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Damien Bosco
Damien Bosco, Attorney
Category: Real Estate Law
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My father-in-law had a supermarket business with two other

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My father-in-law had a supermarket business with two other associates. The business lost money and was closed. There was a debt on a business loan with the small business administration and a pending balance on it, when the that business closed. The three partners were taken to court on the matter and there was a Lien on their personal homes. My brother in law paid the amount on my father-in-law's lien on the house, so that that my father in law could keep his home. One of the other partners had a house in New York, and the court sold it, and took part of the money to pay the debt, and allowed him to retain the rest of the money collected on the sale. The third party had nothing that the court could take. Everybody assumed that the debt was paid in full. A few years went by, and my father in law, as well as the other two partners received a couple of letters from the Department of Treasury of the USA, saying that there was still a balance of almost $200,000 remaining on the original debt (including interest and legal fees). My father in law is now retired and receiving a monthly check of almost $1,000, and he just got a letter saying that starting next month, the Department of Treasury is going to start taking about 25% of his social security monthly income, to make installment payments to the pending balance on the debt. After calling the Department of Treasury to inquire about the debt, he was told that a daily interest rate of 6%, was also being added to the pending debt until it is paid in full. It is my understanding that the other partners got the same letters.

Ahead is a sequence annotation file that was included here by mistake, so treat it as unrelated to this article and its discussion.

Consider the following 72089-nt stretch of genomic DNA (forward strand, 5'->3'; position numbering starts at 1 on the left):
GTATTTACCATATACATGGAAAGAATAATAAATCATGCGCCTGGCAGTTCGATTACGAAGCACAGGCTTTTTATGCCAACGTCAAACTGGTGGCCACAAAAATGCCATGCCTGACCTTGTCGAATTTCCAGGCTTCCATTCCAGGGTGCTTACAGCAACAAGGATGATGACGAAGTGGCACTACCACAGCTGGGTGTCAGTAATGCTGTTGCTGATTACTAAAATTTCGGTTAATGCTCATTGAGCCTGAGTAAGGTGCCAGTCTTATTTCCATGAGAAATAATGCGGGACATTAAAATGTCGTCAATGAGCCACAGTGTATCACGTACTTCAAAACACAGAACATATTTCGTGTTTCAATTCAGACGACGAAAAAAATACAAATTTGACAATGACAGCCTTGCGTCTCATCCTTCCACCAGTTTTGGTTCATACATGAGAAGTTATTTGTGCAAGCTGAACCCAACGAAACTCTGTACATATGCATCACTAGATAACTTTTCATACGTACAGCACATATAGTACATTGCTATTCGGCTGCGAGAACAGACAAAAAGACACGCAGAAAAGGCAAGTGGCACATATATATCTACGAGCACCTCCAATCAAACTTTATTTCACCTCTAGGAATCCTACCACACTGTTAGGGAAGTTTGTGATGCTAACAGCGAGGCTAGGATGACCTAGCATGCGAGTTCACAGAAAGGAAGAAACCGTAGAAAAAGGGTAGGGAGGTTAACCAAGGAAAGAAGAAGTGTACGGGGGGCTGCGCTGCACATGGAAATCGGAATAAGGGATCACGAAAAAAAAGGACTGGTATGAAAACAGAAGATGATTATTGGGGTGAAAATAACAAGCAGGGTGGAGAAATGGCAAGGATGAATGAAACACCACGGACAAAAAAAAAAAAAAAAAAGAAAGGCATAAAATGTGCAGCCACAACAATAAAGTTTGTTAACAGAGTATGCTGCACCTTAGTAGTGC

1) Can the Treasure Department put a new lien on my father's in law house, even though his son paid for the lien that was originally put on the house. (The title of house is clear and free at the moment)
2) If so, can my father in law declare himself in bankruptcy to protect his house?
Note: As a requirement on the business loan with the small business administration, all partners had to sign a clause on the original loan contract, agreeing to give up their homestead rights on their homes.
Please call me and let me know what you recommend on this situation and to see if you can do something to help my father in law. My father in law's phone number is:
407 -343 -1486 and mine is(###) ###-#### My email is:***@******.***
Thank you.
Submitted: 2 months ago.
Category: Real Estate Law
Expert:  Damien Bosco replied 2 months ago.

Hello. It appears that the Treasury Department is claiming that each of the partners is responsible jointly and severally. This means that all of the partners were responsible to pay the debt even if one of them could not pay it. The originally judgment of the court should indicate what kind of liability if joint and several, meaning all are liable together. Apparently the Treasury Department believes the is the case. Whether your father-in-law going into bankruptcy could protect his house is another question. You state that he waived that right to the homestead exemption, so bankruptcy may not be the answer regarding the house. It does not appear that the Treasury Department is going after the house, but his social security check. as you state. Usually the maximum to garnish wages is 10%. Possibly, bankruptcy could help to relieve the garnishment but may risk the creditor to go after the house. Your Father-in-law could attempt to make a claim against the other partner. Let me know if you have other questions.

Expert:  Damien Bosco replied 2 months ago.

Hello. Do you need clarification or have further questions about this issue? If so, please let me know. Thank you.

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